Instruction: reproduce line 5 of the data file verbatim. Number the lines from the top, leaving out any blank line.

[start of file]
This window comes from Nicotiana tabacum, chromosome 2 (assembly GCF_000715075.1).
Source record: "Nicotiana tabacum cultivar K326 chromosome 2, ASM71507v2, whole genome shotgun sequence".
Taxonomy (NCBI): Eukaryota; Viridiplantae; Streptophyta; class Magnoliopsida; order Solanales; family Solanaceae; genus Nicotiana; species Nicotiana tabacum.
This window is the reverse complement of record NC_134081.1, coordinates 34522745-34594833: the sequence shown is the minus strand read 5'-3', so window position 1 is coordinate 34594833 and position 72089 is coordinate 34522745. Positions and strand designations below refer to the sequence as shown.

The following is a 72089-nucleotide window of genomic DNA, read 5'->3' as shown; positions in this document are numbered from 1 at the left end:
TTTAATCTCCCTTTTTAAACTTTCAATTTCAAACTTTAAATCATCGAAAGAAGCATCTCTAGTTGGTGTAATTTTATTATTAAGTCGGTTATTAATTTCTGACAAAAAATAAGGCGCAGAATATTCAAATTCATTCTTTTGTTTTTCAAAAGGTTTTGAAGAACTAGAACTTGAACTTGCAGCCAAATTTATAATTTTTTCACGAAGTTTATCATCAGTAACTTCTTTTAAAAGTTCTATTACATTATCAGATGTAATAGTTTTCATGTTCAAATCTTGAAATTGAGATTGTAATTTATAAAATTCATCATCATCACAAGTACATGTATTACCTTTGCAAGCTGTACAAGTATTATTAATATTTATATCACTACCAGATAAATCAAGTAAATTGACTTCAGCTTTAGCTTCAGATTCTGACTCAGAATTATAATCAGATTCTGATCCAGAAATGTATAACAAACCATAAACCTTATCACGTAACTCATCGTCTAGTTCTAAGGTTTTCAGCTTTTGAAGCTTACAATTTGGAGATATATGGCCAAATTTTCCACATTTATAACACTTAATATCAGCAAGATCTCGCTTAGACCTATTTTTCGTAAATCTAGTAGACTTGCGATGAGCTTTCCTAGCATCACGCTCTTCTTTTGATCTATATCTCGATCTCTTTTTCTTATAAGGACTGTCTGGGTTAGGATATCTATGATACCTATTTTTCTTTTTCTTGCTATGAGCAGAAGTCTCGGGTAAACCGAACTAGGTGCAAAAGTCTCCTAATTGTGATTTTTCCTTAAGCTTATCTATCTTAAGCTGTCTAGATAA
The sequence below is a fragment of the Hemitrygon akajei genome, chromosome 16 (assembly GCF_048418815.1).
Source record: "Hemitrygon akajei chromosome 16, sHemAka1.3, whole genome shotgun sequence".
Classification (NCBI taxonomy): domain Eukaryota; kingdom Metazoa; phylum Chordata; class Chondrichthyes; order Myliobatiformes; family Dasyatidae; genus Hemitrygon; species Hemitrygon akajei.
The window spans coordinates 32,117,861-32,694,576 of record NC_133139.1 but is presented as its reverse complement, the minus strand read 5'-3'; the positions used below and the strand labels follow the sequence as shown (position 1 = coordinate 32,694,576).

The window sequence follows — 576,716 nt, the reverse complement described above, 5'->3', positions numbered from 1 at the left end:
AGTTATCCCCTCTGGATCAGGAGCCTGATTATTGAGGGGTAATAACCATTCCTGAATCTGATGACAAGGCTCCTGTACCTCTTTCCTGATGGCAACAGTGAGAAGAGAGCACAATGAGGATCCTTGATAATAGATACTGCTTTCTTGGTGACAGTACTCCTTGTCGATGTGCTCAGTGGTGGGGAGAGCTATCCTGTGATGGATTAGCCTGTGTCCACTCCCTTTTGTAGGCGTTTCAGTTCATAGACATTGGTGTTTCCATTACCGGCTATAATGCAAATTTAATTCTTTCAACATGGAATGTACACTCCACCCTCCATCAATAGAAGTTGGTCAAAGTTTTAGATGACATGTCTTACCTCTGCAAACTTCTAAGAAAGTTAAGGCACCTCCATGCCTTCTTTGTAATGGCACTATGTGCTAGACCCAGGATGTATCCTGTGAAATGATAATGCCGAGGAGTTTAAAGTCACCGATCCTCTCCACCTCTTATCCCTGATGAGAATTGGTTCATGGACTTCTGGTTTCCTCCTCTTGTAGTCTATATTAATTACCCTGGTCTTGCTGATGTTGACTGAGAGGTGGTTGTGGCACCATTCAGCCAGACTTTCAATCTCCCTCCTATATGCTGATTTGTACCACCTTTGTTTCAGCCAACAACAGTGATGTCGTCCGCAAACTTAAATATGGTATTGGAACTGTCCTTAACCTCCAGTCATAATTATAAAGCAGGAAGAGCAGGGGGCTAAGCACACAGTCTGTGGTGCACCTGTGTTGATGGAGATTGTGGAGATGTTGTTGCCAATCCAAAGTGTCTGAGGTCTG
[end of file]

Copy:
The following is a 72089-nucleotide window of genomic DNA, read 5'->3' as shown; positions in this document are numbered from 1 at the left end: